Designing Spaces to Grow
As published in The West Australian, Tuesday 10th November 2020.
What do you think of when you imagine a children’s play area? At Keiki Early Learning, the physical environment is part of the curriculum, rather than just a background. Every space is carefully thought out to provide the ideal environment for children to learn, develop and thrive.
The small family-owned group of childcare services were first established by sisters Sam and Angela in Mindarie in 2003, and now encompass seven Early Learning and Outside School Hours Care services in Perth’s Northern suburbs. Their natural play spaces are carefully designed to not only look amazing, but also capture a child’s imagination and lead to further learning and developmental opportunities. In a Keiki play space, you’ll find bridges built into the landscape, wooden cubby and play structures, water pumps leading into sandpits, mud kitchens, sensory paths, stepping-stone logs, recycled materials, sensory boards and musical instruments. It is an expansive outdoor space for exploration and adventure.
Keiki’s gardens are a throwback to days gone by, where children spent hours playing in big backyards amongst mature trees, collecting treasures from nature, and jumping in mud puddles. “My vision has always been to emulate backyard environments with intentional learning opportunities weaved throughout” says owner, Sam Morrell. “Children are encouraged to help by tending to the gardens, learning about the environment and sustainable practices. They are also invited to play, eat and even sleep outdoors, enjoying fresh air and learning through nature.”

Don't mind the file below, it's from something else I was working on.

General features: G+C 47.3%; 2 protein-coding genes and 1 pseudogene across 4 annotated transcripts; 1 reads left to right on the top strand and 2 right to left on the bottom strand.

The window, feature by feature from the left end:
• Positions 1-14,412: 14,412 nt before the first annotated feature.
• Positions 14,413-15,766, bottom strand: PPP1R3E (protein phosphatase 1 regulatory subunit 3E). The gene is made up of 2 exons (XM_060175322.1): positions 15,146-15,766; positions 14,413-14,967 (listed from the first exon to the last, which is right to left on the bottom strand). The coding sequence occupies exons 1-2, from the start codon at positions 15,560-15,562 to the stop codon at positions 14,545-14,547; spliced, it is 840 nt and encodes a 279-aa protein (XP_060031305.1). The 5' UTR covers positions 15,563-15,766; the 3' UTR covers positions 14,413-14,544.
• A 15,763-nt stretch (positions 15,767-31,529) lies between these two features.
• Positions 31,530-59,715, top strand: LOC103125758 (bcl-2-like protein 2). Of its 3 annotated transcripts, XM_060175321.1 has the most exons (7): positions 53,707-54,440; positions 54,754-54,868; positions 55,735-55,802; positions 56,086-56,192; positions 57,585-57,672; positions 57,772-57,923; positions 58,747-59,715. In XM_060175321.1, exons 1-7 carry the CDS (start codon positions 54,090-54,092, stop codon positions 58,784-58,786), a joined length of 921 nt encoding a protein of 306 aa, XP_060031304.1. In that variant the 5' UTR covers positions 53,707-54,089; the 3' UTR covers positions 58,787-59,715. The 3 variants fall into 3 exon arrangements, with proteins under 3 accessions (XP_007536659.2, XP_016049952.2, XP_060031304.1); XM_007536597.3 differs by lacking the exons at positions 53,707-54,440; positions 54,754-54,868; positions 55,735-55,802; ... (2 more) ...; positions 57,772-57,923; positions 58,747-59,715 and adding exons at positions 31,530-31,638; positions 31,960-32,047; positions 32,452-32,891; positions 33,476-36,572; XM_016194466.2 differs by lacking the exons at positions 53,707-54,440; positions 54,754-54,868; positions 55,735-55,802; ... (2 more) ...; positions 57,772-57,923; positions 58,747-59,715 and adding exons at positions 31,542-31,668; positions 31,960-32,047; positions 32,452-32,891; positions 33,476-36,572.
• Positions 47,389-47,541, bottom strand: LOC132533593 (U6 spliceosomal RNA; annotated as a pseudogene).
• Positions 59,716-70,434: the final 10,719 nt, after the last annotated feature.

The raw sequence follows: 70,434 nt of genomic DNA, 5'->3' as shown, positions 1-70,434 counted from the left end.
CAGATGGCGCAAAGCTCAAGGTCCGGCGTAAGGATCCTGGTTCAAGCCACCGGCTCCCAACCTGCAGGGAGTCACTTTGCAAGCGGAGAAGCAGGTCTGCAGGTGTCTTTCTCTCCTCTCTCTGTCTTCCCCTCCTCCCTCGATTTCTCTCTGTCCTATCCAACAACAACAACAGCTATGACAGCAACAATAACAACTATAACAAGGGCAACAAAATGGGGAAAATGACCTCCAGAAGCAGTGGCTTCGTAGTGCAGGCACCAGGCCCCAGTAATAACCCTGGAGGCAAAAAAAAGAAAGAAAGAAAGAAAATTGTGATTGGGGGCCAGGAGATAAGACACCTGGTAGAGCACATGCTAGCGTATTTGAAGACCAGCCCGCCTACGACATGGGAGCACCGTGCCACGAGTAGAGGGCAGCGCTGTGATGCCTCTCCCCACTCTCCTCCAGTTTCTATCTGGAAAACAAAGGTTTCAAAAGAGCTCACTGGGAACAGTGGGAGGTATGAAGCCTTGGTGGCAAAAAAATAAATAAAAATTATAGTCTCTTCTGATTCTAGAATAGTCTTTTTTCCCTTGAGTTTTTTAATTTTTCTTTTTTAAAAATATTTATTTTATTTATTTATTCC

Every child has direct access to the outdoors and a free-flow, progressive routine is implemented as part of the daily program. Children are encouraged to make their own choices in self-directed play and educators are trained to observe, invite, and stir curiosity through further learning experiences based on their individual interests. “We follow the Reggio Emilia approach to learning, and for Keiki this means giving unhurried time and space so children can learn, explore and revisit investigations at their own pace’’, says Sam. “Everything in our indoor and outdoor environment is designed to spark imagination and curiosity, help develop fine and gross motor skills and encourage adventurous active play. Children are provided with endless opportunities for open-ended play to suit a range of different abilities and interests.’’
The result is an environment where children are truly engaged, stimulated and develop a love of learning about the world through their own playful exploration.